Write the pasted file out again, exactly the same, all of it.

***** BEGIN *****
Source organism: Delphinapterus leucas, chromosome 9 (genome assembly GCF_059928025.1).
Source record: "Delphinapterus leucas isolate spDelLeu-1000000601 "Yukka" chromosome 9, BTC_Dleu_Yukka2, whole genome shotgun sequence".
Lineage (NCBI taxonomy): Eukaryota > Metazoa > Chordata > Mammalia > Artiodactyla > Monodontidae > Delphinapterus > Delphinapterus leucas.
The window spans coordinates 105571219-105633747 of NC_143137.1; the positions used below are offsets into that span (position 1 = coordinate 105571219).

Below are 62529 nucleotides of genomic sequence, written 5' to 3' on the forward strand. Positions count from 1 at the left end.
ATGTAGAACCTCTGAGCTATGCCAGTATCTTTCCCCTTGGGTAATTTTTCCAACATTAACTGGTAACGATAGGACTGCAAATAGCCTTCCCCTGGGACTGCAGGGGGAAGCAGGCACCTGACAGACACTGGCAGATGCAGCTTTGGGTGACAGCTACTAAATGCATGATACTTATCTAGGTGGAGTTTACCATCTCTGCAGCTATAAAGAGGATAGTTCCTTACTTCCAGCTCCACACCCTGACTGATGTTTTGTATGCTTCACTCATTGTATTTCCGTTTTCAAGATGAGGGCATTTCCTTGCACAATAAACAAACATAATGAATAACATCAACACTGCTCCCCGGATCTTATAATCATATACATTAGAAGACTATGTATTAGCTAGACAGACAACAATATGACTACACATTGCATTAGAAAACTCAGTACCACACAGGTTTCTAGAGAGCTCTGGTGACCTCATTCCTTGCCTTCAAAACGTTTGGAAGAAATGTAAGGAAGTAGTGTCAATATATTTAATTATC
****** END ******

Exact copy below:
Source organism: Delphinapterus leucas, chromosome 9 (genome assembly GCF_059928025.1).
Source record: "Delphinapterus leucas isolate spDelLeu-1000000601 "Yukka" chromosome 9, BTC_Dleu_Yukka2, whole genome shotgun sequence".
Lineage (NCBI taxonomy): Eukaryota > Metazoa > Chordata > Mammalia > Artiodactyla > Monodontidae > Delphinapterus > Delphinapterus leucas.
The window spans coordinates 105571219-105633747 of NC_143137.1; the positions used below are offsets into that span (position 1 = coordinate 105571219).

Below are 62529 nucleotides of genomic sequence, written 5' to 3' on the forward strand. Positions count from 1 at the left end.
ATGTAGAACCTCTGAGCTATGCCAGTATCTTTCCCCTTGGGTAATTTTTCCAACATTAACTGGTAACGATAGGACTGCAAATAGCCTTCCCCTGGGACTGCAGGGGGAAGCAGGCACCTGACAGACACTGGCAGATGCAGCTTTGGGTGACAGCTACTAAATGCATGATACTTATCTAGGTGGAGTTTACCATCTCTGCAGCTATAAAGAGGATAGTTCCTTACTTCCAGCTCCACACCCTGACTGATGTTTTGTATGCTTCACTCATTGTATTTCCGTTTTCAAGATGAGGGCATTTCCTTGCACAATAAACAAACATAATGAATAACATCAACACTGCTCCCCGGATCTTATAATCATATACATTAGAAGACTATGTATTAGCTAGACAGACAACAATATGACTACACATTGCATTAGAAAACTCAGTACCACACAGGTTTCTAGAGAGCTCTGGTGACCTCATTCCTTGCCTTCAAAACGTTTGGAAGAAATGTAAGGAAGTAGTGTCAATATATTTAATTATC